Support the Café

Search our Site

A Rumination on the Prodigals

A Rumination on the Prodigals

Luke 15:1-2, 11-32

Prodigal%20repents.jpgWhat do we do with our young fools? He takes our inheritance and goes exploring. He buys spray paint and haunts the railroad yards in the middle of the night, and the works of art he creates travel the country, viewed by thousands who are held up at railway crossings while the boxcars trundle by – for free. With a state of the art camcorder he charged to our credit card, he creates street theater and then gives it away on YouTube. The hours of encouragement and the fortune we paid so that she would learn to play a musical instrument reveal themselves when she gives an impromptu concert on the piano in the town square, “just a bit of Mozart she picked up somewhere.” Dressing in a spaghetti strapped gown she goes to the night club and dances until dawn, then sleeps until three in the afternoon, when she is awakened by the cat she has rescued from the alley outside the low rent hovel she has decided to call home. She will look for work tomorrow, when she isn’t so tired.

What do we do with our young fools, the ones who don’t fit in, who can’t seem to grab hold of the whirlwind we call responsible adult living, and who languish, spending their inheritance before we have even thought of giving it to them? They are exploring the consciousness of pigs – “intelligent creatures, you know,” they say with some asperity. But the exploration seems to stop far short of any sort of gainful employment. They tell us they are writing a book or an article, a poem, or a piece of music – or was that last week they said that?

The other children are so responsible, so reasonable. It is a pleasure when he comes to dinner, bringing his fiance. But that doesn’t happen very often, now that he is doing so well in his work. Her latest promotion has her traveling all over the world, and she is learning Chinese so she can relate to her clients, but she looks so thin and anxious. Her business is booming, and we are so proud of her, but she seems to have no time for her children, and they stay with us more often than is good for them. He runs marathons and eats only organic produce, and he has lately been giving us lists of the ingredients in our favorite foods with descriptions of their harmful effects. They do not seem to need anything from us anymore, nothing but our blessing. And they wait for that like waifs wait for nourishment in an impossibly long breadline, not understanding that they have it already, have always had it and always will.

Perhaps we need the bright spirits who commune with the pigs. How precious is the fresh insight, the dream that cannot find employment in the world as it is. Maybe we ought to pray for the spark of flame in their hearts to catch hold and blossom into a vision that can ignite the world. Pray that after we can no longer support them, they may find a way to continue on without relinquishing the plunge into the underworld that will save us all. The planet yearns for what they will teach us, how they will guide us.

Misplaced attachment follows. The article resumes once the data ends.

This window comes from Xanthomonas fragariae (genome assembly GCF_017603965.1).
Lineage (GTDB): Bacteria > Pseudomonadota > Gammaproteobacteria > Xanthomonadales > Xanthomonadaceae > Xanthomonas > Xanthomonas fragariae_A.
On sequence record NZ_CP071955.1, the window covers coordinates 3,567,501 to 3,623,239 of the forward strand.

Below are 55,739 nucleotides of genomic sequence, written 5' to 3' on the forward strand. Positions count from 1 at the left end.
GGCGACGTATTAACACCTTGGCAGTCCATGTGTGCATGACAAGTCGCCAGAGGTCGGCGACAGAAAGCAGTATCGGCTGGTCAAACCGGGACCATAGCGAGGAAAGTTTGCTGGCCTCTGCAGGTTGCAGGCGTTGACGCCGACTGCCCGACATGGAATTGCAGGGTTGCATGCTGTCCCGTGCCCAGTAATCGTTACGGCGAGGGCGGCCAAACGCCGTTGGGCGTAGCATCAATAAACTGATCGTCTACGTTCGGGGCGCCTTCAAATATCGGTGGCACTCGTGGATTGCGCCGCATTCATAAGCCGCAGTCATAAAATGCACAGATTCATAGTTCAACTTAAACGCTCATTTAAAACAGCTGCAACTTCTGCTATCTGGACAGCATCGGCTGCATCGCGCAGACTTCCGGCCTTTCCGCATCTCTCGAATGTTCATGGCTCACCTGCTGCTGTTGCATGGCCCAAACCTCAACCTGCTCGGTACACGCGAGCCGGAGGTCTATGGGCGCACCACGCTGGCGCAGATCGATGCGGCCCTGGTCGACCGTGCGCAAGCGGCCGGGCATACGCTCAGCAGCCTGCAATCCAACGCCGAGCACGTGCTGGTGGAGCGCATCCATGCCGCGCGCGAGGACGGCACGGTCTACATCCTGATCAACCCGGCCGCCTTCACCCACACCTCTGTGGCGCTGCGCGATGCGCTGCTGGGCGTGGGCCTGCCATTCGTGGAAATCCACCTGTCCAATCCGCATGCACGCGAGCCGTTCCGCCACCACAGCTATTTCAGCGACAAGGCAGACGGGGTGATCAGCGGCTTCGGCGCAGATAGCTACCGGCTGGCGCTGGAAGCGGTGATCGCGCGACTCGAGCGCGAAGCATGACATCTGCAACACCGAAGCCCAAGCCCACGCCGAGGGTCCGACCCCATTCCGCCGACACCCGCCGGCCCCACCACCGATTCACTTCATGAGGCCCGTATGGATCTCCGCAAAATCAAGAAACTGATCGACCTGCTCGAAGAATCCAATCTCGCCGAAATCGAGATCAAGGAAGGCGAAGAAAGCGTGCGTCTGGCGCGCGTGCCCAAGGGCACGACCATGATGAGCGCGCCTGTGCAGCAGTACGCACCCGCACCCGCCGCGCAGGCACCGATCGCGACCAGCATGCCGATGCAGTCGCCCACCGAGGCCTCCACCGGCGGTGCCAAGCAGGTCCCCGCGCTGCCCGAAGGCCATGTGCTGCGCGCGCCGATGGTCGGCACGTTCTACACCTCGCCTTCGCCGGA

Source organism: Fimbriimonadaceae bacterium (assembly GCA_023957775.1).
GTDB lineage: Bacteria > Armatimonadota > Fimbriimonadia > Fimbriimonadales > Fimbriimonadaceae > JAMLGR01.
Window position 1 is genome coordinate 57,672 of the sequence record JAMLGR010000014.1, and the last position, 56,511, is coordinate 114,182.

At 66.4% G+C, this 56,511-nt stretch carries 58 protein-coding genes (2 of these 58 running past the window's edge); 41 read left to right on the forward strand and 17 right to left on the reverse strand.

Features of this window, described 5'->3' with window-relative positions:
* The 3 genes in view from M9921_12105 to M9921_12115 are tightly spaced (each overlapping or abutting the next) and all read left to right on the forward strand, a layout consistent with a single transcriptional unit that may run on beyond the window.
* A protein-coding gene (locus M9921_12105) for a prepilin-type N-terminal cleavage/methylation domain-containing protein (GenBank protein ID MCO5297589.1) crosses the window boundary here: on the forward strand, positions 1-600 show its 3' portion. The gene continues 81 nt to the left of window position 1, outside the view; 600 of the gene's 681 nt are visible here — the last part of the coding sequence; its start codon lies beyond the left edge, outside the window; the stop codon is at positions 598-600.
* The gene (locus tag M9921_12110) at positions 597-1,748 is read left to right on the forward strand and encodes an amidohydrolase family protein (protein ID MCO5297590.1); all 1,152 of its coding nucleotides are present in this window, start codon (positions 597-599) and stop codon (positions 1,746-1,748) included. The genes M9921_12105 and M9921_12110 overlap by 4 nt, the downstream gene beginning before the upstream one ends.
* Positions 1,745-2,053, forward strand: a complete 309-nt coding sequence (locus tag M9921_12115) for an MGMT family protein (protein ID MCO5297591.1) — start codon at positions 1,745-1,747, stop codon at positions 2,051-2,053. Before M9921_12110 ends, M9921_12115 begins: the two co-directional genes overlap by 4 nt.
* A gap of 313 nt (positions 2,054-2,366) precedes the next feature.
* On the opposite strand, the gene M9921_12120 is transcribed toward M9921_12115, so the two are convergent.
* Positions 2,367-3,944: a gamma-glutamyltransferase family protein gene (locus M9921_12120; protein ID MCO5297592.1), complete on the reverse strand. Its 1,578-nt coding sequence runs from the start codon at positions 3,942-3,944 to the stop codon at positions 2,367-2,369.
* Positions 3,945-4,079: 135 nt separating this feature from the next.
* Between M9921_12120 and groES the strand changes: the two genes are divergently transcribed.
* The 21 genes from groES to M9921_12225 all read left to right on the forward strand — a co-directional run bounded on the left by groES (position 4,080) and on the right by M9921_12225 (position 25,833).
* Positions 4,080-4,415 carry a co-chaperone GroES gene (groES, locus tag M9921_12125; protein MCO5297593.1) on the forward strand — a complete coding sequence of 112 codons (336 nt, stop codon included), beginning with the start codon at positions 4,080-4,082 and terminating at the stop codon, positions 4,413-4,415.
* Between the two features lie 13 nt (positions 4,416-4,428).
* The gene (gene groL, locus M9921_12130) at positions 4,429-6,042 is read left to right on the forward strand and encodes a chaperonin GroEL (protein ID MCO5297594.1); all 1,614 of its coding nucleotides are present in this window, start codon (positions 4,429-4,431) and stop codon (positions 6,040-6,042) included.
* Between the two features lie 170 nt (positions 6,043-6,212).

Maybe we ought to pray for the responsible children, that they will open the door and catch their breath in wonder at what is revealed. Maybe we ought to ask for their playfulness, their ease – and that they really come to understand the love they already have.

In the house that our love has built, we open our arms wide once again to who is coming home and who has remained. We open our arms, hoping that everyone will come inside and dance. God leaps in the crackling fire in the hearth even as God wanders the isolated roads of the dark world outside. We pray for our own vision, what we yearn for, what we expect – that we might see more clearly what would bring fulfillment to all.

*Image by Laurie Gudim

Laurie Gudim is a religious iconographer and liturgical artist, a writer and lay preacher living in Fort Collins, CO. See her work online at Everyday Mysteries.


Café Comments?

Our comment policy requires that you use your real first and last names and provide an email address (your email will not be published). Comments that use non-PG rated language, include personal attacks, that are not provable as fact or that we deem in any way to be counter to our mission of fostering respectful dialogue will not be posted.

Support the Café
Past Posts

The Episcopal Café seeks to be an independent voice, reporting and reflecting on the Episcopal Church and the Anglican tradition.  The Café is not a platform of advocacy, but it does aim to tell the story of the church from the perspective of Progressive Christianity.  Our collective sympathy, as the Café, lies with the project of widening the circle of inclusion within the church and empowering all the baptized for the role to which they have been called as followers of Christ.

The opinions expressed at the Café are those of individual contributors, and, unless otherwise noted, should not be interpreted as official statements of a parish, diocese or other organization. The art and articles that appear here remain the property of their creators.

All Content  © 2017 Episcopal Café